During the construction of Gizmo the thought crossed the management's mind that Whittlecreek and Eaton St Torpid Heritage Railway's workshop should have its own logo. No sooner the thought than the deed. (Not strictly true – the management heated up and ate leftovers of rather good curry between inspiration and actualisation. But this is not the reason the background is the same colour as turmeric. As the management has an arty background, the colour is listed in The Regulations as 'gamboge'.)
Much of Whittlecreek and Eaton St Torpid Heritage Railway's web site gently takes the mickey out of assorted real-world organisations and individuals. So the first thought was to call the engineering facility something like 'Broom Engineering' or 'Bombastic Transportation Production Site'. But the thoughts passed. But, just as Brush Engineering had a large sculpture of a falcon which led to the main production site being called the Falcon Works (the sculpture is now at the National Tramway Museum) perhaps Whittlecreek and Eaton St Torpid Heritage Railway's Engineering workshop should also have an ornithologically-inspired emblem. Indeed, given the frequency of fortuitous birds in the Whittlecreek and Eaton St Torpid Heritage Railway web site this seemed essential.
If falcons were already spoken for, how about other raptors? Eagles have rather unfortunate associations with empires – some quite evil – and kestrels, kites, buzzards, peregrines and even merlins don't quite have the same 'oomph'. So perhaps a corvid? Ravens certainly have 'oomph' in trumps. But crows, rooks and magpies have a less positive public persona. Choughs have already made an appearance at Whittlecreek and Eaton St Torpid Heritage Railway. And not many people even realise that jays are corvids – perhaps because because they're prettier than their relations. But jackdaws are real cuties – the management team fell in love with the substantial posse co-habitating with the rooks at Avebury, Wiltshire – and there are a few nesting pairs around the W&ESTHR Engineering workshop. Indeed at one time a pair nested in the top of the chimney which runs up through the workshop. So the 'Jackdoor Works' it will be…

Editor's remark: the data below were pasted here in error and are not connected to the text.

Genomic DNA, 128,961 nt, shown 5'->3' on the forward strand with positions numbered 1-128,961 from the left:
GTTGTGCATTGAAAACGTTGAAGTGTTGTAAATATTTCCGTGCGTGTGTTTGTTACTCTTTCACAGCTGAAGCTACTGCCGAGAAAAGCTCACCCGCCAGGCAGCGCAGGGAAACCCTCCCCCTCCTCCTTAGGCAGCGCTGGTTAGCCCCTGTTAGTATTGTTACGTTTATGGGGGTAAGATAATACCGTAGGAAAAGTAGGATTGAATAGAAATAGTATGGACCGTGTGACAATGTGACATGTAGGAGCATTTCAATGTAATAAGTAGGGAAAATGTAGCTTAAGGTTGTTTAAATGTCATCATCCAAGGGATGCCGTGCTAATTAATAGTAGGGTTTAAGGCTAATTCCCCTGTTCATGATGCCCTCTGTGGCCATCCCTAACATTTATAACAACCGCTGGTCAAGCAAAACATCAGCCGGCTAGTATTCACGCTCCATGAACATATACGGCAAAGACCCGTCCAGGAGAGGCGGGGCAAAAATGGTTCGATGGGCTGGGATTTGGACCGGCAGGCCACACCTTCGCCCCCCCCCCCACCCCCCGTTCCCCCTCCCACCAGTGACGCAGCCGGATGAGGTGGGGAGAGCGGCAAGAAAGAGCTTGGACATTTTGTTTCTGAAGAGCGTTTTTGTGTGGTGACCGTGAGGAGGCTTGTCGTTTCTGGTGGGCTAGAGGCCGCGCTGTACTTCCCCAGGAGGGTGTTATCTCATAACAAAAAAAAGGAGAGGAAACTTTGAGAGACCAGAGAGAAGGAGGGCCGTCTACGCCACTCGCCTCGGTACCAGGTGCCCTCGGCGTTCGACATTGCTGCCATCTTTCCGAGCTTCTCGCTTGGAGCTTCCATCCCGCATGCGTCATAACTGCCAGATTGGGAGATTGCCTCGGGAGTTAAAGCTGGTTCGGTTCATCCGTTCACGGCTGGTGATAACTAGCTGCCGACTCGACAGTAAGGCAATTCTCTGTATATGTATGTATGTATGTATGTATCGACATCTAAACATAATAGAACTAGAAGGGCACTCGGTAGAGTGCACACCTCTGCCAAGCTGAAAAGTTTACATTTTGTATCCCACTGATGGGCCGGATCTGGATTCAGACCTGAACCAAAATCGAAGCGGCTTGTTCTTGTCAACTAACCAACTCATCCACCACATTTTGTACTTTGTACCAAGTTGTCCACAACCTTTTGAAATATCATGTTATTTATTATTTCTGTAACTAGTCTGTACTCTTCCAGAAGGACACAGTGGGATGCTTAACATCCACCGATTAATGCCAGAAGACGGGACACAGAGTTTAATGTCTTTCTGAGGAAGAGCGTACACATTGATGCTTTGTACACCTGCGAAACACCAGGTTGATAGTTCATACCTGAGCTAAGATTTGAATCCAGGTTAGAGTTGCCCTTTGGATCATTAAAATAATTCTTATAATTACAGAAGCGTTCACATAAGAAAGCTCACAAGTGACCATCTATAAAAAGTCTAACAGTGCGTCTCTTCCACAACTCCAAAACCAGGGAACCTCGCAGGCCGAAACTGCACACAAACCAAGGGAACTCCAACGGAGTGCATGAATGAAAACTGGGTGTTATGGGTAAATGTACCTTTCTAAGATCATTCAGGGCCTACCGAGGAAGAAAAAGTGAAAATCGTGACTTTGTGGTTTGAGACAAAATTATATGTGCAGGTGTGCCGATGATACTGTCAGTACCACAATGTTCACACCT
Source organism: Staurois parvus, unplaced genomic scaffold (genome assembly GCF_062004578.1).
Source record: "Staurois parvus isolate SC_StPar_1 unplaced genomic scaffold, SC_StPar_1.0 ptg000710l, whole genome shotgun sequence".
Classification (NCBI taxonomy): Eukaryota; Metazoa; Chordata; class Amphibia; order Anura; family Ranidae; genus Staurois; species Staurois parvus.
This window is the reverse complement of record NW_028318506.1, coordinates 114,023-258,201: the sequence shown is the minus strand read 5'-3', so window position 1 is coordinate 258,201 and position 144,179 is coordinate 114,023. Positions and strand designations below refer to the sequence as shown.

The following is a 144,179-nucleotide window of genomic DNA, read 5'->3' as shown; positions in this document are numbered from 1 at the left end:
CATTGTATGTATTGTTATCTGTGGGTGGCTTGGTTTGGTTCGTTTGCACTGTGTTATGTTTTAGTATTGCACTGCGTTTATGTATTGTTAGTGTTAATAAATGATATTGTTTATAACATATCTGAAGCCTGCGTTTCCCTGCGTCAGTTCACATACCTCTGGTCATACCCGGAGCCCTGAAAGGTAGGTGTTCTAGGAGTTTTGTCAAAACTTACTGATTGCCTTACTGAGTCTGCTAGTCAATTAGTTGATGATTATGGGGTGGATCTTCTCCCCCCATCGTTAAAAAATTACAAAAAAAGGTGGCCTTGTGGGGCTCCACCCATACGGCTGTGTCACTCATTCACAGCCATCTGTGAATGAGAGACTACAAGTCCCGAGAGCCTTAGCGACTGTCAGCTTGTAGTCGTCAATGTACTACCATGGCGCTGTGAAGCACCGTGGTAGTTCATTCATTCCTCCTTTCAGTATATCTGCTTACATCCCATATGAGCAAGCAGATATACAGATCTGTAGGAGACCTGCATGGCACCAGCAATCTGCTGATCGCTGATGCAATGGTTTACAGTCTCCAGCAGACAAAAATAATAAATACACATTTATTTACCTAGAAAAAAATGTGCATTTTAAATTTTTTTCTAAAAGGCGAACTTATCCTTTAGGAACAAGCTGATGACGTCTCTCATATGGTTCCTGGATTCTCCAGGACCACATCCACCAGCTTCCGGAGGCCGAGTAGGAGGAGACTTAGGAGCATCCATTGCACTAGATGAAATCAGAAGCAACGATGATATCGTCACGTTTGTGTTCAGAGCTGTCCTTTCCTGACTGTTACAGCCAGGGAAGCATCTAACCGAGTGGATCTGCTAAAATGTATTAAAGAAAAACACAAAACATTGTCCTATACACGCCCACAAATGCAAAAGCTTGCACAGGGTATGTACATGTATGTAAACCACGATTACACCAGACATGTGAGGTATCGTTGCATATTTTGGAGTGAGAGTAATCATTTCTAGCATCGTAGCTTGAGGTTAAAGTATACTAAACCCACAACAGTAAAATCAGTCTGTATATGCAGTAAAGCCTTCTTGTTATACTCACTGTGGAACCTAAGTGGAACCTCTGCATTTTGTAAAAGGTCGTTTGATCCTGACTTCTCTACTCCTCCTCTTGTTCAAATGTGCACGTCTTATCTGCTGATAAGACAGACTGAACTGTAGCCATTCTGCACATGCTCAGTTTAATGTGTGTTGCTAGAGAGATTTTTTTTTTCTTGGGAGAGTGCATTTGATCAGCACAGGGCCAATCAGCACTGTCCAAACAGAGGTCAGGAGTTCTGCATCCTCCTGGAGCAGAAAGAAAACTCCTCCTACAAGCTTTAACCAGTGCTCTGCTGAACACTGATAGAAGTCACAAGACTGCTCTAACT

All Whittlecreek and Eaton St Torpid Heritage Railway's rolling stock has been adapted or built from scratch in the 'Jackdoor Works', although only some of the rolling stock bears the W&ESTHR Engineering logo.
The illustration at the top of this page which purports to show the elevation of the Jackdaw Works is based on a former Victorian warehouse, constructed in 1870 (although over 200 miles away from north-west Norfolk… ).
A brief biography of The Bench
The Bench in early 2019
The bench used for Whittlecreek and Eaton St Torpid Heritage Railway's workshop was made by the management's father around 1966. It incorporates part of a pine worktop which had been used at Morley's knitwear factory at Heanor, Derbyshire (where he was Works Engineer for a year or so) – the site of Morley's factory is now a Tesco supermarket. This work surface may date back to the 1930s, certainly the 1950s. About 2010, after the management's father exiled himself to the south coast of Kent, the bench was 'passed on'. So for over fifty years this bench has been in use almost continually for a wide range of DIY and other activities. And has 'real history' prior to that.
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Text and previously unpublished images copyright Bob Trubshaw 2018–2019